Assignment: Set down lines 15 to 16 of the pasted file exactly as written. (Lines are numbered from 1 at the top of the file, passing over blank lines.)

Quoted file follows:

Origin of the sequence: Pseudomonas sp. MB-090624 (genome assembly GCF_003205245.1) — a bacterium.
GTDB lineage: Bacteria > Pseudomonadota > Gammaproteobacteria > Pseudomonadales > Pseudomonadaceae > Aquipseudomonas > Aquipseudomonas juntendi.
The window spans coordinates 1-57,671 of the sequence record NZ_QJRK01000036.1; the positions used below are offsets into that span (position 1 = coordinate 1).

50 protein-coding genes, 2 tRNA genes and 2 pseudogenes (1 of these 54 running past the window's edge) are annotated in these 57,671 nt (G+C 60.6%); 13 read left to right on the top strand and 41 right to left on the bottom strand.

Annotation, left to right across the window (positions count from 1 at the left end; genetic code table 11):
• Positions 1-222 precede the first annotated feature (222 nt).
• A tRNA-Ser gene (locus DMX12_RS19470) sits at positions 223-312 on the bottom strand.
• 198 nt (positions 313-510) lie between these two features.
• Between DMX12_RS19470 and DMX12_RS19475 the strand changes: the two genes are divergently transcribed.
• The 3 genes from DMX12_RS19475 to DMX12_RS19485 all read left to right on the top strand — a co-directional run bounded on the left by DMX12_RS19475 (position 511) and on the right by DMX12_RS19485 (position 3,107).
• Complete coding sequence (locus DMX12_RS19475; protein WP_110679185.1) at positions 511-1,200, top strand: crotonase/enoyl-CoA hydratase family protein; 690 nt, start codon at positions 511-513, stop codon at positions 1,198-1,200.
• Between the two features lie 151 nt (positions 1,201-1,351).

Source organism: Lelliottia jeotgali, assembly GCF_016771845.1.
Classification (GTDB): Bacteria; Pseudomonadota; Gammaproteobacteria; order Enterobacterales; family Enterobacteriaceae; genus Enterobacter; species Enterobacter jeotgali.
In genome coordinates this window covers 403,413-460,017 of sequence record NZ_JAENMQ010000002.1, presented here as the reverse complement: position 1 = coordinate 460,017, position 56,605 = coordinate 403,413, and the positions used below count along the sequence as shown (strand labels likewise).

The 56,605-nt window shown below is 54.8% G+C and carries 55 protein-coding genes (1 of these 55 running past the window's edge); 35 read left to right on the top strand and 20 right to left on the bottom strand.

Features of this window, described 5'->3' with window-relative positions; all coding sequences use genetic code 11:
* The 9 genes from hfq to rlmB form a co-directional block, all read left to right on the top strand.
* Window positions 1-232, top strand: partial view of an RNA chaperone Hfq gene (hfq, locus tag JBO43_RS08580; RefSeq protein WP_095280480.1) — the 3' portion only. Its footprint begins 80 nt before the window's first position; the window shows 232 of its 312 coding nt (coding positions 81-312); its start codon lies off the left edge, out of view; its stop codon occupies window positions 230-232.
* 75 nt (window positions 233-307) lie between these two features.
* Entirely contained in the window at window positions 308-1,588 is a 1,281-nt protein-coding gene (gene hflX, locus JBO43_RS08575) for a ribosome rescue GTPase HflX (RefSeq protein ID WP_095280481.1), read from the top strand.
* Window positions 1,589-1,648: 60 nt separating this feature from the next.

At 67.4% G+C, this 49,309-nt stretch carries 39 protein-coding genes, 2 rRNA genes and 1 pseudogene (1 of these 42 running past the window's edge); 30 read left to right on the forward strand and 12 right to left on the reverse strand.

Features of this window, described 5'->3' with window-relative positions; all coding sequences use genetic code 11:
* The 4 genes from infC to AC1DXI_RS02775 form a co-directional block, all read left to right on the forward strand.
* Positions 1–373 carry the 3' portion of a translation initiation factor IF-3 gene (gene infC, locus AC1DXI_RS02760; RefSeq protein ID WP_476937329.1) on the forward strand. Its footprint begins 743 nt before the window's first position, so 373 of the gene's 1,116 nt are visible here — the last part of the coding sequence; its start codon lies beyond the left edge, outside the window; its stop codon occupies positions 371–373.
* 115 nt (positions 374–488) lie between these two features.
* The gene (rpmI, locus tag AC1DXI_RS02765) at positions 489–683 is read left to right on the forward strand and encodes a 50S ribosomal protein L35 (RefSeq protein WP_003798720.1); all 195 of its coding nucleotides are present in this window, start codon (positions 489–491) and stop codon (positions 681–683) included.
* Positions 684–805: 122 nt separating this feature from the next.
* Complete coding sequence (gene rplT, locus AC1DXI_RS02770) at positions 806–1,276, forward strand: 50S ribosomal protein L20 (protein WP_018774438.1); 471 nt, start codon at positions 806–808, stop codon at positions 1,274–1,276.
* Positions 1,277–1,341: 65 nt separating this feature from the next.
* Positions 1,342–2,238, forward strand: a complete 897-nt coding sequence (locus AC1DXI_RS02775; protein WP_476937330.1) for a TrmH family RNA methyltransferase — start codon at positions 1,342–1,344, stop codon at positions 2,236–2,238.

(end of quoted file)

In genome coordinates this window covers 403,413-460,017 of sequence record NZ_JAENMQ010000002.1, presented here as the reverse complement: position 1 = coordinate 460,017, position 56,605 = coordinate 403,413, and the positions used below count along the sequence as shown (strand labels likewise).

The 56,605-nt window shown below is 54.8% G+C and carries 55 protein-coding genes (1 of these 55 running past the window's edge); 35 read left to right on the top strand and 20 right to left on the bottom strand.